I apologize - I run out of time to fully review this document, and so I'm balloting "NoObj" in the "I read the protocol action, and I trust the sponsoring AD so have no problem and / or this is outside my area of expertise or have no cycles" sense of the term.
A couple of comments/questions: 1) “In addition the SOURCE property defined in [RFC7986] is redefined to allow VALUE=TEXT and broaden its usage.” As you redefine the SOURCE property, this document should probably update RFC7986. 2) “This section defines updates to the tables defined in [RFC5545] and new tables.” I wouldn’t think that the table in RFC5545 need to be “updated”. Isn’t the whole purpose of having a registry that you don’t need to update another document in order to extend the table elements? I would recommend to just define the new and updated elements. 3) “These tables may be updated using the same approaches laid down in Section 8.2.1 of [RFC5545]” I find the use of the word “may” here a bit blurry. I would propose simply “are updated”. 4) Why is this document Proposed Standard? The shepherd write-up sounds like the review and deployment of these extension is currently very limited and therefore experimental might be more appropriate…? It’s looks like the change of the SOURCE property needs standards track, however, maybe it would be better to split this up in a separate document then? 5) Can you maybe further elaborate what the use case for the Order Property Parameter is? 6) “When a LABEL parameter is supplied the language of the label must match that of the content and of the LANGUAGE parameter if present.” Shouldn’t this be a normative MUST? Or actually probably a SHOULD?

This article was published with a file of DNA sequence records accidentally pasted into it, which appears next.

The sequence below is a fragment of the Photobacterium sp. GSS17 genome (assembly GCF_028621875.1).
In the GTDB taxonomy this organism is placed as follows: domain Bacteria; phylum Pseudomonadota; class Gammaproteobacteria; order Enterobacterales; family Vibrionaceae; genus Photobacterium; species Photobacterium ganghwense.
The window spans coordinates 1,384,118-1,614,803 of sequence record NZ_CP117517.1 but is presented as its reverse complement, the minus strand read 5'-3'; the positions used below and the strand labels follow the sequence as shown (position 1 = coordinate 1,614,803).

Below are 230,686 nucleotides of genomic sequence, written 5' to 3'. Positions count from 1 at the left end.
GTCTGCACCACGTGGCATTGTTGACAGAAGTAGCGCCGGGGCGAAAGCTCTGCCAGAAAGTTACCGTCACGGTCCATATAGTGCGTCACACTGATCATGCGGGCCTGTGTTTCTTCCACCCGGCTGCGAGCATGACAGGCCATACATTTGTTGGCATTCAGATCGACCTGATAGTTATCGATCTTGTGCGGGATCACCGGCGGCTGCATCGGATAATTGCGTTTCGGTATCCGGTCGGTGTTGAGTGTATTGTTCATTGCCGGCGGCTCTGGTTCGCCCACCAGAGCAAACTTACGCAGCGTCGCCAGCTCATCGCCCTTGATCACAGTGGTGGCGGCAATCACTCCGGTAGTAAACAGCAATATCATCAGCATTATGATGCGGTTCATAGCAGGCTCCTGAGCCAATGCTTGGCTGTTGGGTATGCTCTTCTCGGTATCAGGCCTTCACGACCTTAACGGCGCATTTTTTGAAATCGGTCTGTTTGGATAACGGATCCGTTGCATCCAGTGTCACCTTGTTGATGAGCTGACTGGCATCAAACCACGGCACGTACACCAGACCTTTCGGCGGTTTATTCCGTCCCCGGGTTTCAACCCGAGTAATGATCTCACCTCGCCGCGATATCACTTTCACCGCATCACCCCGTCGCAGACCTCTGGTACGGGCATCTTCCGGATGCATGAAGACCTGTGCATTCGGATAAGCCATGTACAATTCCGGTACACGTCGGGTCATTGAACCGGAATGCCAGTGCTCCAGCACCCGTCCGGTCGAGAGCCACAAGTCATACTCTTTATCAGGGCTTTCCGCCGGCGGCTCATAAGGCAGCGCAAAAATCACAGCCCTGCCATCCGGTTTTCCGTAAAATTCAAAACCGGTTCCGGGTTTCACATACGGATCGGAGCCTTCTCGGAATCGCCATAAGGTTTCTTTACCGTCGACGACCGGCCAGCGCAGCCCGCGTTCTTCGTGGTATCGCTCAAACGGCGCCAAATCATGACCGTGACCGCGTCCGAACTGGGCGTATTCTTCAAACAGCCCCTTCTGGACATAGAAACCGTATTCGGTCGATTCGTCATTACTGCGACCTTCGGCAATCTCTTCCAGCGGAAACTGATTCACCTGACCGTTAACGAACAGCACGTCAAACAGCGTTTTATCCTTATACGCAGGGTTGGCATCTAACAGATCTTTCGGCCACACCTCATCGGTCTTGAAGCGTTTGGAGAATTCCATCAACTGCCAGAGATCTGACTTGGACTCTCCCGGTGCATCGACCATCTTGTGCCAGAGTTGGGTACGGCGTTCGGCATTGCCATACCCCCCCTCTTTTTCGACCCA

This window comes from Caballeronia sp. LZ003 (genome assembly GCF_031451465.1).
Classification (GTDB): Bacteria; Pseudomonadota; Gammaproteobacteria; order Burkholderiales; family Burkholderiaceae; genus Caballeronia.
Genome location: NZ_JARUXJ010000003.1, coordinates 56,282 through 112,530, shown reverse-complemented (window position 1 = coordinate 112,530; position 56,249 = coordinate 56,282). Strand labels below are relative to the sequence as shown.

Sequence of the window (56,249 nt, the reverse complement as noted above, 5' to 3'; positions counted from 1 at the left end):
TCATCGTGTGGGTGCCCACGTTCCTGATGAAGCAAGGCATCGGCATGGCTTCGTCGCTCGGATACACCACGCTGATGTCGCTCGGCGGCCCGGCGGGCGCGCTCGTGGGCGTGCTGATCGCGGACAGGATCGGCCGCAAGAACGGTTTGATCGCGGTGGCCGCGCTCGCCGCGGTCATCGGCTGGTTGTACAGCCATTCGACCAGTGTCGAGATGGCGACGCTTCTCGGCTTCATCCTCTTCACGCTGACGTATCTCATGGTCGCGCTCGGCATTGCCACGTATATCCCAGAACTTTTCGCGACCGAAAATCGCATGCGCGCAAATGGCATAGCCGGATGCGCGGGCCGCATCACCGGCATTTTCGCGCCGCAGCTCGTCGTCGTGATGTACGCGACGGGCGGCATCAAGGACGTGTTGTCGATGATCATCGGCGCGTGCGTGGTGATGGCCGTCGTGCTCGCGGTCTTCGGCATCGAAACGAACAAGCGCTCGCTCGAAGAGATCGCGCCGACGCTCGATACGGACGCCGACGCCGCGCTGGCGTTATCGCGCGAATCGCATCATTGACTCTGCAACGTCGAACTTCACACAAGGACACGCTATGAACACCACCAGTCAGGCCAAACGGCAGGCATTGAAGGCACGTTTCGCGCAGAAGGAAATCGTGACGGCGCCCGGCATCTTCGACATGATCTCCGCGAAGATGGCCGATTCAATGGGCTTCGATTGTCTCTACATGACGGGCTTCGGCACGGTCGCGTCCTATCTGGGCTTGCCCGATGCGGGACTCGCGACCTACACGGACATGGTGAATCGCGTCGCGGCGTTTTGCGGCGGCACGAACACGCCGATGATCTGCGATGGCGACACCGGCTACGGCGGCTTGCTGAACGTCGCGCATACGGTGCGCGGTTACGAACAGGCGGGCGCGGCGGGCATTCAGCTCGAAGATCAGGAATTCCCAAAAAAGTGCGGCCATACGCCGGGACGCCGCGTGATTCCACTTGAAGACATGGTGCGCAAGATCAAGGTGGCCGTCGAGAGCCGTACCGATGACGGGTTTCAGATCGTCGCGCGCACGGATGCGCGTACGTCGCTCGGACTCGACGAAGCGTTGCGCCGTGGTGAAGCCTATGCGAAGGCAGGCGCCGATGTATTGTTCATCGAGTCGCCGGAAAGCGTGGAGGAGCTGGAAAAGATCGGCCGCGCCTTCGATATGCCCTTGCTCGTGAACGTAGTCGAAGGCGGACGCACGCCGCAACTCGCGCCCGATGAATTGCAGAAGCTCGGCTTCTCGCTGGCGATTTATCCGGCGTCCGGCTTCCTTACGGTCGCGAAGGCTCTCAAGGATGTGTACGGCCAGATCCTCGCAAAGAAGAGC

Thanks for the work everyone has put into this document. I liked the section 3.1 'use cases' providing insights on the goal, same for the section about extended examples. I only have one comment and a couple of nits. == COMMENT == -- Section 4 -- If this syntax replaces completely or partly the one of RFC 5545, then it should be clear in the text (and I have seen that other iCal RFC use the same introduction). What about the other RFC that also update RFC 5545? Is their syntax also impacted? == NITS == -- Section 1 -- Please introduce VCARD before using the word, other words in this section are obvious to the reader. -- Section 2 -- Missing a '.' at the end of first paragraph. -- Section 5.4 -- Please use https://example.org rather than https://schema.org or is it a reference, existing URI ? -- Section 13 -- Last sentence ends with a ','